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horizontal asymptote of y=x^2+6x-3/x-3

Guest Jun 19, 2014

Best Answer 

 #7
avatar+78754 
+5

Thanks, heureka, for showing how to find that oblique asymptote....I was going to go through it but I was working on another problem......besides......I couldn't have presented it better, anyway!!!

 

I want to point out one more thing.....the remainder of (24)/(x-3) means that we actually don't have a perfectly linear asymptote when x is relatively "small."  However, as heureka shows by limit analysis, this "fiddly" asymptotic behavior disappears as x aproaches "large" positive and negative values. Thus, we can ignore the remainder and write the aymptote as heureka has done !!!!

 

CPhill  Jun 19, 2014
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7+0 Answers

 #1
avatar+18715 
+5

y=x^2+6x-3/x-3 horizontal asymptote?

$$y=\dfrac{x^{\textcolor[rgb]{1,0,0}{3}}+6x^2-3x^1-3}{x^\textcolor[rgb]{1,0,0}{1}}$$

degree top = 3

degree botton = 1

horizontal asymptote when degree top < degree botton

                                    or degree top = degree botton

no horizontal asymptote! ( 3 < 1 no )

 

heureka  Jun 19, 2014
 #2
avatar+78754 
+5

I believe that the questioner might have also meant this (but I'm not sure).......  y = (x^2+6x-3)/(x-3)

 

heureka is correct.....there is no horizontal asymptote in a "high/low" rational function.......(I believe we have a "slant" asymptote, instead)

 

CPhill  Jun 19, 2014
 #3
avatar+91051 
0

Thank you Chris and Heureka,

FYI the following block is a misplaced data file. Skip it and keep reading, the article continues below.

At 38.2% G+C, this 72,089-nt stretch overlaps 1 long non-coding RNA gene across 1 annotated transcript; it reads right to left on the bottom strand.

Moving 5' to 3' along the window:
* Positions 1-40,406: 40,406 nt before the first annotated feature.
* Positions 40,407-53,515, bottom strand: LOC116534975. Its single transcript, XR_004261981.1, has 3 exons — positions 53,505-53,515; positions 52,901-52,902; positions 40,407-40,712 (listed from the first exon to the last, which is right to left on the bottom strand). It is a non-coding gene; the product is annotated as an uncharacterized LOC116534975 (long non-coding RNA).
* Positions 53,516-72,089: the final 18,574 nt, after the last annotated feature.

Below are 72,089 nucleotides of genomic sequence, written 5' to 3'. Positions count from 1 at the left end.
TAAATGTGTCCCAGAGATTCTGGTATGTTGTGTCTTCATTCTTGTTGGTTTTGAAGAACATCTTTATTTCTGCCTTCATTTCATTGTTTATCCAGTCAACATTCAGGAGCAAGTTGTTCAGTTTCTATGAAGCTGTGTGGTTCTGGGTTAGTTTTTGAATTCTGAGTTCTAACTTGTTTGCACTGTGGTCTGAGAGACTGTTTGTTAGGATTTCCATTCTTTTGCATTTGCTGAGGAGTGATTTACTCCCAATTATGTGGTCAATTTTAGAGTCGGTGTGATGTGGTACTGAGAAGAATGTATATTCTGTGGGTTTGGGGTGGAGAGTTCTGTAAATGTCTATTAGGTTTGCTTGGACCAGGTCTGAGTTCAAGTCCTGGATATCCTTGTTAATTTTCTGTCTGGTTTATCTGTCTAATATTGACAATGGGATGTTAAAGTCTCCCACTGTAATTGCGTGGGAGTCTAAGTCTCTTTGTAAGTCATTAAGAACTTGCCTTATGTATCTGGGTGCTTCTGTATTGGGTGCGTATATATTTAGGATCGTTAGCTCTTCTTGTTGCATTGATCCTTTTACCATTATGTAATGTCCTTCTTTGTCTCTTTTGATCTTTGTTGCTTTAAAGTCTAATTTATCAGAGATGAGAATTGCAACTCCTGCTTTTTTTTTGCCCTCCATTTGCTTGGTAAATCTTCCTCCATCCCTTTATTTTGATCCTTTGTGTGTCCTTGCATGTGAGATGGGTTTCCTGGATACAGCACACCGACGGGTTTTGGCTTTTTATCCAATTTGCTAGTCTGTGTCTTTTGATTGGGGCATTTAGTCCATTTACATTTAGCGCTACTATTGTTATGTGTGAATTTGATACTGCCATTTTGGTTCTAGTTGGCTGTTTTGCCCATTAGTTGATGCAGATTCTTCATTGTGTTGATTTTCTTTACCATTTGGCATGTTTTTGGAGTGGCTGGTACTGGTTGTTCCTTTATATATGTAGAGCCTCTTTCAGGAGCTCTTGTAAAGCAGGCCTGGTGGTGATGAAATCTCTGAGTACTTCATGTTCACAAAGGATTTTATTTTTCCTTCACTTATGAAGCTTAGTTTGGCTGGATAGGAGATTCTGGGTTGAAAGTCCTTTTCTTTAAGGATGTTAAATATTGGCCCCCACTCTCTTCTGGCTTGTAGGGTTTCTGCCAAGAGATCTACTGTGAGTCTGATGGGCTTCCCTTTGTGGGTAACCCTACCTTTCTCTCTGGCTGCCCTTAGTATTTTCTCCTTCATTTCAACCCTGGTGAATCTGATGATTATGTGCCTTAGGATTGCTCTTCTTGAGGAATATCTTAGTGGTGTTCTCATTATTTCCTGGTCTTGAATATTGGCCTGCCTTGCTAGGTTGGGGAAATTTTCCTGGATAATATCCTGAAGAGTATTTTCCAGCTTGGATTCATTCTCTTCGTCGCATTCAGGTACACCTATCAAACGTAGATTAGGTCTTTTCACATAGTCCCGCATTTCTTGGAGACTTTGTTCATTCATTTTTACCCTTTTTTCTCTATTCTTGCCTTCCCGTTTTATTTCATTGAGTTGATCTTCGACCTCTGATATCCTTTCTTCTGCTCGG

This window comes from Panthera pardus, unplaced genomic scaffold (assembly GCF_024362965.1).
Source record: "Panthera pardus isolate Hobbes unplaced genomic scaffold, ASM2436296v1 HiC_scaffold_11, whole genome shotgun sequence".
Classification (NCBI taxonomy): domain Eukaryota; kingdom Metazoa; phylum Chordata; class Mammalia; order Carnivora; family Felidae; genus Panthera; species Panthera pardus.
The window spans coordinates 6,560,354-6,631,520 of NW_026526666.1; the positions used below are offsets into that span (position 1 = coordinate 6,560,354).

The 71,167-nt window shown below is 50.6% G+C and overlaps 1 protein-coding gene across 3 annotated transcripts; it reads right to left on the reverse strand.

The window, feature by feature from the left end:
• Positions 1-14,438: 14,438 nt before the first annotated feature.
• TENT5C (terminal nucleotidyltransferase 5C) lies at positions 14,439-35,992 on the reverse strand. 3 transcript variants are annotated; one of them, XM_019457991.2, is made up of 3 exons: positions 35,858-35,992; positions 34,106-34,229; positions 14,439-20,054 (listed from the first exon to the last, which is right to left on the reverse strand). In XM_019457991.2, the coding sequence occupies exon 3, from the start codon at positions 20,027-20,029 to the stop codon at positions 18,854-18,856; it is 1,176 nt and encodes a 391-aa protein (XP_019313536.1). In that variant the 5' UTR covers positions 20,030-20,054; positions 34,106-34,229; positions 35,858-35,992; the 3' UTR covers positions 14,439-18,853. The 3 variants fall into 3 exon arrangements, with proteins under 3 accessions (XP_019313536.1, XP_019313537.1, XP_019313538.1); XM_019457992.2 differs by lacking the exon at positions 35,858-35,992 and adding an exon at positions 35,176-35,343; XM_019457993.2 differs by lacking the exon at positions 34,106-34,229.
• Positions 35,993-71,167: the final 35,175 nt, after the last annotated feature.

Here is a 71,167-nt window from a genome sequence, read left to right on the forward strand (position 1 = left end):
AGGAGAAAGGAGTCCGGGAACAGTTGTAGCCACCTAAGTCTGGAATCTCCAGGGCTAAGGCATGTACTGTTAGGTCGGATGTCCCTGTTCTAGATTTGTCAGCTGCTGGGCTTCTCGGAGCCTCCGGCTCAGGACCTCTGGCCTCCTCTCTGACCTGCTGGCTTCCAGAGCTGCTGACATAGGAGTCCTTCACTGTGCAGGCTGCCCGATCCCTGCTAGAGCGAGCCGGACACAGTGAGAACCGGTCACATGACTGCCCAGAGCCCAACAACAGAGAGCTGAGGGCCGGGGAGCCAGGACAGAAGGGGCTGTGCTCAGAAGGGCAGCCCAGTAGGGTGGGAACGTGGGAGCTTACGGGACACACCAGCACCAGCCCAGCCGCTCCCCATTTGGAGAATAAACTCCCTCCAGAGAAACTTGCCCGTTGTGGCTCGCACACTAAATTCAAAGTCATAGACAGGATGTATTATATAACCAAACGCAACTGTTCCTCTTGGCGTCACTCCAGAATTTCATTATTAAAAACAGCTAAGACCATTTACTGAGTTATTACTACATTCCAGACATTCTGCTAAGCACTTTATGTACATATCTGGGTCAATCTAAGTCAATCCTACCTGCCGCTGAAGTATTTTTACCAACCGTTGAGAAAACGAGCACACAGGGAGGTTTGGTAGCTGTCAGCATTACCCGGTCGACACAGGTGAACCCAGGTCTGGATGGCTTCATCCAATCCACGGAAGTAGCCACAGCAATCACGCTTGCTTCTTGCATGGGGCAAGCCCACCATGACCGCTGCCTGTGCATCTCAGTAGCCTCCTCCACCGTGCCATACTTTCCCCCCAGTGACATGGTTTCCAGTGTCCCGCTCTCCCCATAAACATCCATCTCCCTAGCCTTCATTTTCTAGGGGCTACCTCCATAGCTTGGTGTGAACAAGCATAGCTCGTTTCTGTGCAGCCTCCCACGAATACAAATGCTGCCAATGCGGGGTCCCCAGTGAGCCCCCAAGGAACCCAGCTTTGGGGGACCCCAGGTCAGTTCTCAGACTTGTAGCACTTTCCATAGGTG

I have wondered how to find 'slant' asumtotes (the proper name of these eludes me)

Can anyone show me?

Melody  Jun 19, 2014
 #4
avatar+78754 
+5

Actually...I believe the proper term is "oblique asymptote"....here's a page that might help:

http://www.purplemath.com/modules/asymtote4.htm

CPhill  Jun 19, 2014
 #5
avatar+91051 
0

Thanks Chris

Melody  Jun 19, 2014
 #6
avatar+18715 
+5

y = (x^2+6x-3)/(x-3)   'slant' asumtotes ?

$$y=\dfrac{x^{\textcolor[rgb]{1,0,0}{2}}+6x-3}{x^{\textcolor[rgb]{1,0,0}{1}}-3}$$

 

degree top = 2

degree botton = 1

'slant' asumtotes  when degree top = degree botton + 1

'slant' asumtote yes ! ( 2 = 1 + 1 )

$$\begin{array}{cccccc}
(x^2&+&6x&-&3)& : (x-3)= \textcolor[rgb]{1,0,0}{x+9}+\dfrac{24}{x-3}\\
-(x^2&-&3x)\\
0&+&9x&-&3 \\
&-&(9x&-&27)\\
&&0&+&24\\
\end{array}$$

$$\lim\limits_{ x \to \pm\infty }(\frac{24}{x-3})=0$$

'slant' asumtote  y = x + 9

heureka  Jun 19, 2014
 #7
avatar+78754 
+5
Best Answer

Thanks, heureka, for showing how to find that oblique asymptote....I was going to go through it but I was working on another problem......besides......I couldn't have presented it better, anyway!!!

 

I want to point out one more thing.....the remainder of (24)/(x-3) means that we actually don't have a perfectly linear asymptote when x is relatively "small."  However, as heureka shows by limit analysis, this "fiddly" asymptotic behavior disappears as x aproaches "large" positive and negative values. Thus, we can ignore the remainder and write the aymptote as heureka has done !!!!

 

CPhill  Jun 19, 2014

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